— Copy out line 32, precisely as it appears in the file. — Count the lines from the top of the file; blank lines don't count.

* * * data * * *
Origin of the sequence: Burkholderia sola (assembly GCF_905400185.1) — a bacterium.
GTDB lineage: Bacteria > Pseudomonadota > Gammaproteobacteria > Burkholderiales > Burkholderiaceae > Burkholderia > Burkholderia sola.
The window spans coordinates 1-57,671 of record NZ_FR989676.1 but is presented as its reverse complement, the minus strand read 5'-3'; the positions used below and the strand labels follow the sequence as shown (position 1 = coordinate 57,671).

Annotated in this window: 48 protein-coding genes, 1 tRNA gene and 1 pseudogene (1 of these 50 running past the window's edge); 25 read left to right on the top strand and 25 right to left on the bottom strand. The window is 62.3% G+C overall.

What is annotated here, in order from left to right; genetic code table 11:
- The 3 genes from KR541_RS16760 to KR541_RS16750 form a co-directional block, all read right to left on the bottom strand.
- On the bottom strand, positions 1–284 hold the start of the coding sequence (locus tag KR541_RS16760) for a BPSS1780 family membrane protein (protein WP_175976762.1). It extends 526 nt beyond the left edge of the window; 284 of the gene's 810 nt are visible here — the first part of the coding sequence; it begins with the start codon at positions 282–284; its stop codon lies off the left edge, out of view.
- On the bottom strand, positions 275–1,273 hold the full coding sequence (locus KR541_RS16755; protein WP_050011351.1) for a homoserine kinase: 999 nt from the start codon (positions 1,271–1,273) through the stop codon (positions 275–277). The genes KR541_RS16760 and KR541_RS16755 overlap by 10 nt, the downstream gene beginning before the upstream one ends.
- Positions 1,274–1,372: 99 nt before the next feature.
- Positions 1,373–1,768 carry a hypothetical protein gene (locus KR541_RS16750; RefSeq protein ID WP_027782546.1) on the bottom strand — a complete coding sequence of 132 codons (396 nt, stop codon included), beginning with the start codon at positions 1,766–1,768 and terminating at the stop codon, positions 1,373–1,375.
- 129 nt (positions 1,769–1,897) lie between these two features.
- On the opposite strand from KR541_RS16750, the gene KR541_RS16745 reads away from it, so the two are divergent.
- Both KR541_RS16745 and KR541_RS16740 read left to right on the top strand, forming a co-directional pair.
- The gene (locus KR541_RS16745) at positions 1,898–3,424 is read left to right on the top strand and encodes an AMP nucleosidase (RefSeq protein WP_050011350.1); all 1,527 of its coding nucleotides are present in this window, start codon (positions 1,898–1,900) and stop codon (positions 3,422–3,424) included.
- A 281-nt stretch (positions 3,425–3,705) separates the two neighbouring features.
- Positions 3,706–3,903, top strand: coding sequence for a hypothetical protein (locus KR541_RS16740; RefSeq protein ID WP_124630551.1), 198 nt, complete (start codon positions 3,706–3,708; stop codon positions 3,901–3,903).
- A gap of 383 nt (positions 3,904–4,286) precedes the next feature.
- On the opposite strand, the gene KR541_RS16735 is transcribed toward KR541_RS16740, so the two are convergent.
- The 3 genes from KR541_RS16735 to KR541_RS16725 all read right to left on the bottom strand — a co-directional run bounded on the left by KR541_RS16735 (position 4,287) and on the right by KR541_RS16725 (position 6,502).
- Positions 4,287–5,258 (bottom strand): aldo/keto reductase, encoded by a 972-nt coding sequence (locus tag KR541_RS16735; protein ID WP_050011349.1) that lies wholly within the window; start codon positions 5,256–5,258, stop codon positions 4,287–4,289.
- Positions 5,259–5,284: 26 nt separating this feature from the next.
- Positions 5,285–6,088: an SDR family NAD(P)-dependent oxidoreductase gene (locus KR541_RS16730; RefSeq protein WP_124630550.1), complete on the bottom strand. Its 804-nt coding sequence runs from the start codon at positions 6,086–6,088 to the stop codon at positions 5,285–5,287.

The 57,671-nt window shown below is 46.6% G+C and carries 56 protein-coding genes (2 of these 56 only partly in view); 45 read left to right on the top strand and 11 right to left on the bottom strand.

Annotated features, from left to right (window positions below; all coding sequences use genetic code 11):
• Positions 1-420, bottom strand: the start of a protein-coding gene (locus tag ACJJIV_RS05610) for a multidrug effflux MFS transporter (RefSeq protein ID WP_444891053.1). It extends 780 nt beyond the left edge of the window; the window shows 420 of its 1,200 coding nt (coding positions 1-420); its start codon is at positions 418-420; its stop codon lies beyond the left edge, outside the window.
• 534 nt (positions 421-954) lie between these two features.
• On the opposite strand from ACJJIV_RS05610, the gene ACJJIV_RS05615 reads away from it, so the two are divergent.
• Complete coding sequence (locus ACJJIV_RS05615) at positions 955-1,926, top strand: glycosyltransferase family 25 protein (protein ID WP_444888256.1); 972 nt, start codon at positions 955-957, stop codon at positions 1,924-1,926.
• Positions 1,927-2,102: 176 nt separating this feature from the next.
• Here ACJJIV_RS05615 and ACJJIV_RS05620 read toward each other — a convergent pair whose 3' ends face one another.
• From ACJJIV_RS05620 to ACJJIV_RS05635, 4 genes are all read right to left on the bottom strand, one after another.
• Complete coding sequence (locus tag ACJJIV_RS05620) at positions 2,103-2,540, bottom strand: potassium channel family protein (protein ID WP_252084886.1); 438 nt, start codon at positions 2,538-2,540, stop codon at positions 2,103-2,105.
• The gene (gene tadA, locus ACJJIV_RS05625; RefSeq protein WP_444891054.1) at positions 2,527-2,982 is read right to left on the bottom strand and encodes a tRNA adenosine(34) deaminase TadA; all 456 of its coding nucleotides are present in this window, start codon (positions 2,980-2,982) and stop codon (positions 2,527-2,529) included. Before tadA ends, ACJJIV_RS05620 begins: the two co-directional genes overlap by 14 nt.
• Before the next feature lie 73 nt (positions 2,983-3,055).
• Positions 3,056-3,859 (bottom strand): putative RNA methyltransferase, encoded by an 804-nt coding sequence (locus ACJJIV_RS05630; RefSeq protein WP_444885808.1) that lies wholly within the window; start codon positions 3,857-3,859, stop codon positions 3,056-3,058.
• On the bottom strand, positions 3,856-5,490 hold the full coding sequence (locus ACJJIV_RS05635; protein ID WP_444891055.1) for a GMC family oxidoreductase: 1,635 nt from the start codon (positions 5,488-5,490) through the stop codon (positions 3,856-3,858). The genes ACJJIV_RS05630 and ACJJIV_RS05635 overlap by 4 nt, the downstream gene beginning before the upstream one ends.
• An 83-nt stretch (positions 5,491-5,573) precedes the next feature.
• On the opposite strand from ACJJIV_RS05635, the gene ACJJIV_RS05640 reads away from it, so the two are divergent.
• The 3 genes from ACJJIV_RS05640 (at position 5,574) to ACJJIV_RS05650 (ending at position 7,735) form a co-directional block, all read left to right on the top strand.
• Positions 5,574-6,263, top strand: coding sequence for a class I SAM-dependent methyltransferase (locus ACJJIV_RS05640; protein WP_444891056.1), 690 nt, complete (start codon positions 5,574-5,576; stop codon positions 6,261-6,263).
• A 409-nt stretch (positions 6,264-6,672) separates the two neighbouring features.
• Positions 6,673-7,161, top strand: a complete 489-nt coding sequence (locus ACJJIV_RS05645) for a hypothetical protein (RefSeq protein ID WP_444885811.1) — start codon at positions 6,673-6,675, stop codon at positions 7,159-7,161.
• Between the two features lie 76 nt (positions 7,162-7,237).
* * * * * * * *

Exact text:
• Complete coding sequence (locus tag ACJJIV_RS05620) at positions 2,103-2,540, bottom strand: potassium channel family protein (protein ID WP_252084886.1); 438 nt, start codon at positions 2,538-2,540, stop codon at positions 2,103-2,105.